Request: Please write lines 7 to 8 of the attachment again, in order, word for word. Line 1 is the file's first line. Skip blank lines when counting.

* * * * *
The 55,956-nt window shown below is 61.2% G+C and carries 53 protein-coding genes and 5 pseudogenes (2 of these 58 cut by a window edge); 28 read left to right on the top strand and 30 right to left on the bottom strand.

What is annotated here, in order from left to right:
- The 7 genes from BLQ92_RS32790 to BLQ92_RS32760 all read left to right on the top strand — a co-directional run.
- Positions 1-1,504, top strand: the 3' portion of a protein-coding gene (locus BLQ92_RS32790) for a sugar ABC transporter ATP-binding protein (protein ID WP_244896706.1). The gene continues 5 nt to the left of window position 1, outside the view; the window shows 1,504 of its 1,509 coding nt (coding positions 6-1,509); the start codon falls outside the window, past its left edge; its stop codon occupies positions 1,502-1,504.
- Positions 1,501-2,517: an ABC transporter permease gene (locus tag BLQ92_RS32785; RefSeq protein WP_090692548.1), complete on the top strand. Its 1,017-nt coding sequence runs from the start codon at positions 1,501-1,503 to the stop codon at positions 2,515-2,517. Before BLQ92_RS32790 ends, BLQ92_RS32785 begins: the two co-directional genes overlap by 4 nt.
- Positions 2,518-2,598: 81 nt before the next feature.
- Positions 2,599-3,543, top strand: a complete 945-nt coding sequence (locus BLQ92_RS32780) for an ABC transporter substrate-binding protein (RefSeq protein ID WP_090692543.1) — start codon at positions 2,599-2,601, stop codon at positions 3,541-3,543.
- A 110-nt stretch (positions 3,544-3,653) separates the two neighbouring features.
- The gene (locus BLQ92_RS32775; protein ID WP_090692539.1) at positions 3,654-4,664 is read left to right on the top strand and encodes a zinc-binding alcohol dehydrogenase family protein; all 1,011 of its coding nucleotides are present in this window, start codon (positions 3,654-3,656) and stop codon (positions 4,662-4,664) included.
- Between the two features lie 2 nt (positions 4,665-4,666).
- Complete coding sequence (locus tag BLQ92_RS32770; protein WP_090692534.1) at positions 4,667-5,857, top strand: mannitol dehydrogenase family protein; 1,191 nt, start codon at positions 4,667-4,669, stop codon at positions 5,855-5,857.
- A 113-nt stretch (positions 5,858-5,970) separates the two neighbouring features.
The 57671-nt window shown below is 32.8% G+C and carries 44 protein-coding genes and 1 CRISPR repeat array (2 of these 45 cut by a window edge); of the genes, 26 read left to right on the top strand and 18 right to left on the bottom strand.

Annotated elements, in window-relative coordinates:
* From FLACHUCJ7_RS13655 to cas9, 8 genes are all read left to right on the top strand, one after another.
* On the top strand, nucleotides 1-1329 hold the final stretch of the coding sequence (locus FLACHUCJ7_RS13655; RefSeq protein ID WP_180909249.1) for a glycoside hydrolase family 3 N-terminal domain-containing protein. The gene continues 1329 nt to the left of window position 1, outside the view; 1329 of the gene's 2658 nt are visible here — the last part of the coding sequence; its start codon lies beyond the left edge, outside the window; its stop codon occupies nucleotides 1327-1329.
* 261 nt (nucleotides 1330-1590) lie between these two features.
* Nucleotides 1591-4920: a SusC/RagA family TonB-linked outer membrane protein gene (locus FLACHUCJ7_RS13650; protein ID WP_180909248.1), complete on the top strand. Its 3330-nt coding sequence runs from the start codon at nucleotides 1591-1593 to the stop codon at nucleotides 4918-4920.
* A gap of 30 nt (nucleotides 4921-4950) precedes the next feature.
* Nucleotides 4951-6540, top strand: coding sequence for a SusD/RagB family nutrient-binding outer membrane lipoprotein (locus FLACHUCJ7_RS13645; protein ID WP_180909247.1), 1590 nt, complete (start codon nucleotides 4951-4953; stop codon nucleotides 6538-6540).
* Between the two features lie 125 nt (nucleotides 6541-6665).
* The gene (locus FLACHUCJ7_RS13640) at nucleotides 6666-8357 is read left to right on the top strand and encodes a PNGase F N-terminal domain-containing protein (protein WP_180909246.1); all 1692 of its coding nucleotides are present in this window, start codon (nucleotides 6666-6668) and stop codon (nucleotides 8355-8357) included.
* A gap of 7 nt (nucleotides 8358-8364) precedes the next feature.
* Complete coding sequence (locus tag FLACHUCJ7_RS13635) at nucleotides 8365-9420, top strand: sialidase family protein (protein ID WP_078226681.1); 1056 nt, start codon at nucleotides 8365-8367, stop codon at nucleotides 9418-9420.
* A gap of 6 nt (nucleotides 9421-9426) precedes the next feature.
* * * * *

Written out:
- Positions 2,599-3,543, top strand: a complete 945-nt coding sequence (locus BLQ92_RS32780) for an ABC transporter substrate-binding protein (RefSeq protein ID WP_090692543.1) — start codon at positions 2,599-2,601, stop codon at positions 3,541-3,543.
- A 110-nt stretch (positions 3,544-3,653) separates the two neighbouring features.